Tuesday, May 18, 2010

SEC Admits to Inadequate Tools to Conduct Investigation

SEC Chair Mary Schapiro made a stunning admission during House subcommittee hearings last week seeking answers to the May 6 hit and run in the stock market which briefly trimmed 998 points off the Dow and caused massive losses to small investors who had placed stop loss orders on individual stocks.

According to Ms. Schapiro, the SEC has no consolidated audit trail that captures time and sales in a chronological order among the 40 or more electronic trading platforms and exchanges that constitute today’s deeply fragmented U.S. stock market.

Ms. Schapiro said in her testimony before the House Subcommittee on Capital Markets, Insurance and Government Sponsored Enterprises that there were 66 million trades on May 6, coming from the 40 or more stock trading venues. The SEC has requested the individual trading records and must figure out how to review all the disparate trading in sequential time order. Some trading records reside at unregulated entities like hedge funds. Other trades are done by dark pools, internal matching of buys and sells inside brokerage firms (benignly called internalization) and over the counter derivative trades that could impact the stock market but have no oversight by anyone. Ms. Schapiro said she has issued subpoenas but didn’t say to whom.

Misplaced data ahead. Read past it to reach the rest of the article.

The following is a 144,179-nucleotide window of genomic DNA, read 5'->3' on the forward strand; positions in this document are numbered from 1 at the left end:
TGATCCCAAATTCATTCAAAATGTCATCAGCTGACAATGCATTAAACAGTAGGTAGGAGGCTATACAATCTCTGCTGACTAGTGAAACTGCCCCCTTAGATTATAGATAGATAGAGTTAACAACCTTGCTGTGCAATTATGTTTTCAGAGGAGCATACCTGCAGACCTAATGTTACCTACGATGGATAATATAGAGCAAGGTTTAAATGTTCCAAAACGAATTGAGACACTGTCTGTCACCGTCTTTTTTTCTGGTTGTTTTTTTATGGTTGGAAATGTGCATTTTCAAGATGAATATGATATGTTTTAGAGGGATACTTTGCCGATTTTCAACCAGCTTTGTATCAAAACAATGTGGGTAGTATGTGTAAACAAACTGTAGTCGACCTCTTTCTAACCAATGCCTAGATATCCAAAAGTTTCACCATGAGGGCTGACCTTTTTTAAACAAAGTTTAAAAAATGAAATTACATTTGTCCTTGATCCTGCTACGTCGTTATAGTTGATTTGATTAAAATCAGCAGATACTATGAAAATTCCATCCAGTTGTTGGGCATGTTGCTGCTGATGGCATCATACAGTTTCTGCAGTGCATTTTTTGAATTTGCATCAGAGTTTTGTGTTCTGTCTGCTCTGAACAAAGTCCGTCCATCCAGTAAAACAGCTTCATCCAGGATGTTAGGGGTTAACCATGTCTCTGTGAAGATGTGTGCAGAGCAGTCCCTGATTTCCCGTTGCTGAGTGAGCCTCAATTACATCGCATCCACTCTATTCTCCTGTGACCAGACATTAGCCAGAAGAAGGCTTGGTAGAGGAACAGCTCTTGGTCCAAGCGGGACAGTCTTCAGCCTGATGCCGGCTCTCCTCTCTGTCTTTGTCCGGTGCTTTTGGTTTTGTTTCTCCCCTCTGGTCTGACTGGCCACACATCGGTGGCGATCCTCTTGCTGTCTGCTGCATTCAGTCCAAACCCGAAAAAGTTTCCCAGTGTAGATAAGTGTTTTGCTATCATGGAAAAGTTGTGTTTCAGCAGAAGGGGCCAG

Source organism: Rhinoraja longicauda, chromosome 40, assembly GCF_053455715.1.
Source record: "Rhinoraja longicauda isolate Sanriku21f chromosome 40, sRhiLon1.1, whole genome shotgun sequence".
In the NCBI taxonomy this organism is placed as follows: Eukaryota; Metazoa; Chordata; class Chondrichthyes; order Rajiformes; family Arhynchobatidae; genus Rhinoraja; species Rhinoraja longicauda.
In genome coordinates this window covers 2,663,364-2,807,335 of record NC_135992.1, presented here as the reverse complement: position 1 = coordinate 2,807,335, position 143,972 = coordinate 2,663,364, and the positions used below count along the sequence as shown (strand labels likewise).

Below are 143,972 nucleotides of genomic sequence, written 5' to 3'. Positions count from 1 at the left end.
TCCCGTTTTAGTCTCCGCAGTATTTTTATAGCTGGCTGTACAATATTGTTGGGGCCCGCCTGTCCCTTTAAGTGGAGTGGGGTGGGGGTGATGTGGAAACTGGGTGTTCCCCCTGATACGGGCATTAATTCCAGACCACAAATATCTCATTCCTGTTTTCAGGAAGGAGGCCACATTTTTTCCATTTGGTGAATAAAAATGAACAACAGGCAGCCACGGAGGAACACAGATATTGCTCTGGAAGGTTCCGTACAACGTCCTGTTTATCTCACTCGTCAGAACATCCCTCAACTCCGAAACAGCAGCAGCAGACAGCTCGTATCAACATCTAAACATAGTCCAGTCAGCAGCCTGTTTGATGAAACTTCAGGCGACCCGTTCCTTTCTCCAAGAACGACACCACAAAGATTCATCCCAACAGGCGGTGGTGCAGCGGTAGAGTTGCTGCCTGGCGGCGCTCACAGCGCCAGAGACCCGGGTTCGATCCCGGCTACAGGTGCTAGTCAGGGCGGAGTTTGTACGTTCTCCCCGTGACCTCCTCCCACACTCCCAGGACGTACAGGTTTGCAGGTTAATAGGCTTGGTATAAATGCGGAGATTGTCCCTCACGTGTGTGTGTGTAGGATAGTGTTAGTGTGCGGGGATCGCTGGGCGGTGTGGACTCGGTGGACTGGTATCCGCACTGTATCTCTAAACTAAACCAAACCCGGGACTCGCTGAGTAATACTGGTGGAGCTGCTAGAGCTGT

Ms. Schapiro’s testimony raises the question as to whether the SEC has been properly monitoring potentially rigged trading in real time up to this point.